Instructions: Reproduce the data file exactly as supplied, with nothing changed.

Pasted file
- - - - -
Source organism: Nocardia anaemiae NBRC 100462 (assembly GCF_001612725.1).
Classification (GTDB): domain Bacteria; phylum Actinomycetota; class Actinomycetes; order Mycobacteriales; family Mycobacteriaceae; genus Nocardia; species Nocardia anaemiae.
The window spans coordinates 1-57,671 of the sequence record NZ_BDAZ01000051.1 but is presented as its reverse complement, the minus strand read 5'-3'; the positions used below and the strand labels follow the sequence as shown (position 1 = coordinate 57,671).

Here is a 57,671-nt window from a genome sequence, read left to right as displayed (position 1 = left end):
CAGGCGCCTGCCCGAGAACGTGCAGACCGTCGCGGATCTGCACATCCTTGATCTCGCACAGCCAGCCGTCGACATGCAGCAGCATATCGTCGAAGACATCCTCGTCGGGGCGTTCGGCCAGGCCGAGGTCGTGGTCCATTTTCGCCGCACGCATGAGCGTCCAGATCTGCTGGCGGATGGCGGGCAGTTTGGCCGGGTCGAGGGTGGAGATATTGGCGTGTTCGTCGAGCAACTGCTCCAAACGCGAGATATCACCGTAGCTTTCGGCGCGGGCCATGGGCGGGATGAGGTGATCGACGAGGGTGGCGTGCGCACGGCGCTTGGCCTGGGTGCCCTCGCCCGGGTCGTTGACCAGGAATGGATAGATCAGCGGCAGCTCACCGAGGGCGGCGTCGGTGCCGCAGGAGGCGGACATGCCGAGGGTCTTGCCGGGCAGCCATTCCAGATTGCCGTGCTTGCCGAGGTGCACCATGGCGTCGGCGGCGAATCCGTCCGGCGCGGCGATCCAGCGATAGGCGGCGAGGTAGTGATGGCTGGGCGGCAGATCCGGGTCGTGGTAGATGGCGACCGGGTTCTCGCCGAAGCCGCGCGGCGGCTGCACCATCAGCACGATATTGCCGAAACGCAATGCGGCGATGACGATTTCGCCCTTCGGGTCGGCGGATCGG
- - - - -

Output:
Source organism: Nocardia anaemiae NBRC 100462 (assembly GCF_001612725.1).
Classification (GTDB): domain Bacteria; phylum Actinomycetota; class Actinomycetes; order Mycobacteriales; family Mycobacteriaceae; genus Nocardia; species Nocardia anaemiae.
The window spans coordinates 1-57,671 of the sequence record NZ_BDAZ01000051.1 but is presented as its reverse complement, the minus strand read 5'-3'; the positions used below and the strand labels follow the sequence as shown (position 1 = coordinate 57,671).

Here is a 57,671-nt window from a genome sequence, read left to right as displayed (position 1 = left end):
CAGGCGCCTGCCCGAGAACGTGCAGACCGTCGCGGATCTGCACATCCTTGATCTCGCACAGCCAGCCGTCGACATGCAGCAGCATATCGTCGAAGACATCCTCGTCGGGGCGTTCGGCCAGGCCGAGGTCGTGGTCCATTTTCGCCGCACGCATGAGCGTCCAGATCTGCTGGCGGATGGCGGGCAGTTTGGCCGGGTCGAGGGTGGAGATATTGGCGTGTTCGTCGAGCAACTGCTCCAAACGCGAGATATCACCGTAGCTTTCGGCGCGGGCCATGGGCGGGATGAGGTGATCGACGAGGGTGGCGTGCGCACGGCGCTTGGCCTGGGTGCCCTCGCCCGGGTCGTTGACCAGGAATGGATAGATCAGCGGCAGCTCACCGAGGGCGGCGTCGGTGCCGCAGGAGGCGGACATGCCGAGGGTCTTGCCGGGCAGCCATTCCAGATTGCCGTGCTTGCCGAGGTGCACCATGGCGTCGGCGGCGAATCCGTCCGGCGCGGCGATCCAGCGATAGGCGGCGAGGTAGTGATGGCTGGGCGGCAGATCCGGGTCGTGGTAGATGGCGACCGGGTTCTCGCCGAAGCCGCGCGGCGGCTGCACCATCAGCACGATATTGCCGAAACGCAATGCGGCGATGACGATTTCGCCCTTCGGGTCGGCGGATCGG